Introduction
Goal
Marketing and sponsorship
Classification and supervision
Comment


Introduction

Sweden has been the only EU member state in which consumers can purchase snus (ie, snuff for oral use, in loose weight or in tobacco pouches) since it was banned in the European Union. The consumption of snus has increased during recent years in Sweden. One reason for this may be the introduction of non-medicinal tobacco-free nicotine products for oral use on the Swedish market.

In 2016, the Swedish Supreme Administrative Court ruled that e-cigarettes should not be classified as medicinal products, given their effects (for further details please see "E-cigarettes no longer considered medicinal products in Sweden"). Previously, all products containing nicotine had been classified as such. Following the ruling, e-cigarettes could only be classified as a medicinal product based on a specific claim (ie, to help users stop smoking).

The EU Tobacco Products Directive(1) covered only e-cigarettes and similar nicotine products. It did not consider pouches for oral use, since snus was banned in the European Union. The industry thus launched tobacco-free nicotine products for oral use in pouches on the Swedish market. The products were effectively not covered by any specific legislation. Therefore, manufacturers came to a unanimous agreement to apply similar rules as those that applied to snus (eg, a prohibition on sales for anyone under the age of 18).

Following a report by the Ministry of Health and Social Affairs presented in 2021 (for further details please see "New legislation on tobacco-free nicotine pouches expected"), the Swedish government has now presented a new act on tobacco-free nicotine products (the Nicotine Act). The Nicotine Act entered into force on 1 August 2022, changing the landscape for all stakeholders in the industry (for further details please see "New legislation for tobacco-free nicotine products expected in 2022"). This article discusses the content and ramifications of the new legislation.

Goal

The overarching goal cited during the preparation of the legislation was to create better communal conditions for better health. The Committee on the Rights of the Child and the government had expressed concerns regarding the marketing and use of unhealthy and dangerous products, including tobacco-free nicotine products. The government considered tobacco-free nicotine products to be a gateway for young people to nicotine addiction. This is something that the Swedish strategy for alcohol, narcotics, doping and tobacco politics for 2022-2025 strives to prevent.

Marketing and sponsorship

One of the primary targets of the legislation is the marketing of tobacco-free nicotine products. Since the marketing of such products is not covered by the Tobacco Act (covering the marketing of snus), the more general Marketing Act applies. The Marketing Act is much less rigorous than the laws governing other strictly regulated products, such as tobacco and alcohol. The opportunities to market tobacco-free nicotine products have been further assisted by the ability to flavour the products, as well as developments in technology.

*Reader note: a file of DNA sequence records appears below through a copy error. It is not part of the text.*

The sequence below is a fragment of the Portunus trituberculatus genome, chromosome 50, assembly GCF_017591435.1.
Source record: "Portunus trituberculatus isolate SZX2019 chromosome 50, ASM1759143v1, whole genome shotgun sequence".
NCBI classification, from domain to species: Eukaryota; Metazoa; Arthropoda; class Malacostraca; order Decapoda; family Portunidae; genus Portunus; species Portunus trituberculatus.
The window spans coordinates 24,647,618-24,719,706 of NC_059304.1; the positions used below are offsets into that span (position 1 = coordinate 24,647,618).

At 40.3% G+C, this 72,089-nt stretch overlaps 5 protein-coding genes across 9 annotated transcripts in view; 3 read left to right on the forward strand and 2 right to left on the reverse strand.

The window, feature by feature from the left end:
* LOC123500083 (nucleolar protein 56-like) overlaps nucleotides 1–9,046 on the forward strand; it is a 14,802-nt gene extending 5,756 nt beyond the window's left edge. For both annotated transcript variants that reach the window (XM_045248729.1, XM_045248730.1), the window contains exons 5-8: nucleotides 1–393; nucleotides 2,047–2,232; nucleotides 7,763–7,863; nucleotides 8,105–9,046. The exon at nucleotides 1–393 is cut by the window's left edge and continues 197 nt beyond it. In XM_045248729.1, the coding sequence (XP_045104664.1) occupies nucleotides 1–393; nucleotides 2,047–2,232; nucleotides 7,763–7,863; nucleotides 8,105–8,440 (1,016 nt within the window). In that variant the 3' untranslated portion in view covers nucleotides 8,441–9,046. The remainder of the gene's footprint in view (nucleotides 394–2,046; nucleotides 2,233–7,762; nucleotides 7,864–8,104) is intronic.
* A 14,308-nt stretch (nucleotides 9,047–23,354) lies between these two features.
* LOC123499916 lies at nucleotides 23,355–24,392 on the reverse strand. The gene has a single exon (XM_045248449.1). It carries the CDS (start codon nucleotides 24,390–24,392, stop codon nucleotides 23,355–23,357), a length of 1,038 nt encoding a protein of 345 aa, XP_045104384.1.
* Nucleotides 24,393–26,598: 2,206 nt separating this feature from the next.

The new legislation significantly restricts the possibilities for marketing, stating that any marketing must be carried out in "particular moderation" (the same requirement as for the marketing of tobacco and alcohol). The marketing of tobacco-free nicotine products is further prohibited from being advertised on television and radio, as is the case for alcohol and tobacco.

Guidance for the interpretation of the term "particular moderation" may be from taken primarily from the Alcohol Act, which is currently less strict than the Tobacco Act. The legislation remarks that the marketing shall be heavily restricted, and a great deal of restraint shall be exercised, in the selection of both marketing channels and methods. When interpretating whether marketing is "particularly moderate" considerable emphasis shall be put on whether it aims to maintain or increase consumption or contribute to a positive attitude towards the products.

The Nicotine Act further prohibits all sponsorship promoting tobacco-free nicotine products at events or activities to which the public has access. While the prohibition is not absolute, it prohibits all sponsorship that promotes the use of tobacco-free products, likely meaning that most if not all sponsorships are now prohibited. These restraints are also in line with existing tobacco and alcohol legislation.